It’s absolutely not the enemy, and we want to have good quality of life, and living outside and doing things are so important, but it’s just being a little bit more vigilant and just a hat, your sunscreen, your glasses to protect your eyes and protective clothing. I think you can still do exactly the same. You can go to the beach, go for a swim under the umbrella, put your protective clothing on, put your sunscreen on the areas. So, I think you can build it into your lifestyle. And especially we live in a very sunny country, still enjoy all the good things in life, but just be a little bit more sensible. Think a little bit before. Put your sunscreen in your training bag. Put it in the cubbyhole of your car, so that you are never caught out of hand and don’t burn in the sun.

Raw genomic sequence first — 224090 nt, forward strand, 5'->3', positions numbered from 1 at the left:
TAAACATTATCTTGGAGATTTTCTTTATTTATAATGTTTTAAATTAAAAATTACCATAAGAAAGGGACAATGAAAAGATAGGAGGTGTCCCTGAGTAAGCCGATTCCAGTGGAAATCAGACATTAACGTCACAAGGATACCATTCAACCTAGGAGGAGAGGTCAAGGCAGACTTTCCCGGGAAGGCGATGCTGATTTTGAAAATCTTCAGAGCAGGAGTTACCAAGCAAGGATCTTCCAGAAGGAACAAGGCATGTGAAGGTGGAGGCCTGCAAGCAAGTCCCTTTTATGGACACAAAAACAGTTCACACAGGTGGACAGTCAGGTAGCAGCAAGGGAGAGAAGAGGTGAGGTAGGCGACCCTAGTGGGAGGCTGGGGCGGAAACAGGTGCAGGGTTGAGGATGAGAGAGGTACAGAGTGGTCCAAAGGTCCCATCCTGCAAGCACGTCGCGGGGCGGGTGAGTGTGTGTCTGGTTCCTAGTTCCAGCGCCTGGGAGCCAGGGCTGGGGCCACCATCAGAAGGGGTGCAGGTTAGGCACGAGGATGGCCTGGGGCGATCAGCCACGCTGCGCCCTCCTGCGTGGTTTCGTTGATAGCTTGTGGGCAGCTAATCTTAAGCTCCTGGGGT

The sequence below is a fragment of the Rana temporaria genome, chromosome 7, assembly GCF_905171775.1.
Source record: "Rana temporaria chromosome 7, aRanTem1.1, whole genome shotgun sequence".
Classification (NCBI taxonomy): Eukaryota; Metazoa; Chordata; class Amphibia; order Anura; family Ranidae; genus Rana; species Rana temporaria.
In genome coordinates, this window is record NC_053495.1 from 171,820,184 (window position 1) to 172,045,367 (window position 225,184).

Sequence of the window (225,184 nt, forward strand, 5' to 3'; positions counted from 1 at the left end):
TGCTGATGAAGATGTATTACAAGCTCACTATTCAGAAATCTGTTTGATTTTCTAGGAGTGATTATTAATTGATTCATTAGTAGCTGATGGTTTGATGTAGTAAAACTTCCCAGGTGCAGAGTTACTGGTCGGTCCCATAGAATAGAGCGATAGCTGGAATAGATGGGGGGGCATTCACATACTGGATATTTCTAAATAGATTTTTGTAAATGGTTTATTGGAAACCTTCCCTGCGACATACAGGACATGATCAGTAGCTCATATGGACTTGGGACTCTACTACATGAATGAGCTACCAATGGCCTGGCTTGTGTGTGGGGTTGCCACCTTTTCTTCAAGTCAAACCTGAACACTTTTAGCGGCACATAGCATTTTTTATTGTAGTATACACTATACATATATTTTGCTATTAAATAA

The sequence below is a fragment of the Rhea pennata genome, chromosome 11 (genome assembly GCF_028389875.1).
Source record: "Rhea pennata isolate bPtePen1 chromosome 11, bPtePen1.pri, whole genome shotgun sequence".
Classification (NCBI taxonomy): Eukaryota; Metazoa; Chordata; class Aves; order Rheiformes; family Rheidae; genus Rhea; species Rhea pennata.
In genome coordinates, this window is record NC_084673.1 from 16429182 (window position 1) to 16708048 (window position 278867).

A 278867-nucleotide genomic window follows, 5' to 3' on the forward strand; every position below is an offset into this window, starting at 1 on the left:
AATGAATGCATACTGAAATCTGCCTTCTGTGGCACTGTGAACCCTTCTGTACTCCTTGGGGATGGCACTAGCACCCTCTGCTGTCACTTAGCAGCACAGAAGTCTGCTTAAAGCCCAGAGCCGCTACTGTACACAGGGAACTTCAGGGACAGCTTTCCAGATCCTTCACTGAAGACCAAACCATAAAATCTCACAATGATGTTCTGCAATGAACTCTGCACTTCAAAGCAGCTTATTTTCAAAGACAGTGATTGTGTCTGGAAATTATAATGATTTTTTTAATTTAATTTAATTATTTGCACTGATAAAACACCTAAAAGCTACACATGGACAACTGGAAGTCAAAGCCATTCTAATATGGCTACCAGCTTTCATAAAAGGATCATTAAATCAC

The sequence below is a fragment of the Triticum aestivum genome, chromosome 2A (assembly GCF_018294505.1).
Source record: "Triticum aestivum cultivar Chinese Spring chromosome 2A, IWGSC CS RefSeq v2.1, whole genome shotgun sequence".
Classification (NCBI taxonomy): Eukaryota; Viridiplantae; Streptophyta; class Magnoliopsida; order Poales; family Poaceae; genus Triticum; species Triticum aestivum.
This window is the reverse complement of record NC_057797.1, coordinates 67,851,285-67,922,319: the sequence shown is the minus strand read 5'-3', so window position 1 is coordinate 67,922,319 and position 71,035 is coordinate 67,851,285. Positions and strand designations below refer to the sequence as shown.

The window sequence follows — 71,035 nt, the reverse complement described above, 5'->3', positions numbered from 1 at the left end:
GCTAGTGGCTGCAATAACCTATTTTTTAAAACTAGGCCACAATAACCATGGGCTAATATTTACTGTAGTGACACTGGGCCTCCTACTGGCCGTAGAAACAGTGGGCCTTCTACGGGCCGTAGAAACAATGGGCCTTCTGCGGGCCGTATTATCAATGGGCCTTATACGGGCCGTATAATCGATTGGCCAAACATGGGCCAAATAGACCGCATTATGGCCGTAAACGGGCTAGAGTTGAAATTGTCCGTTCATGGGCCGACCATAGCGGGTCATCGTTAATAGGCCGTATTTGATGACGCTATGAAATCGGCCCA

Okay. Thank you very much. Thank you for taking the time and speaking to The Waiting Room, Willie.
Absolutely a pleasure, Susanne.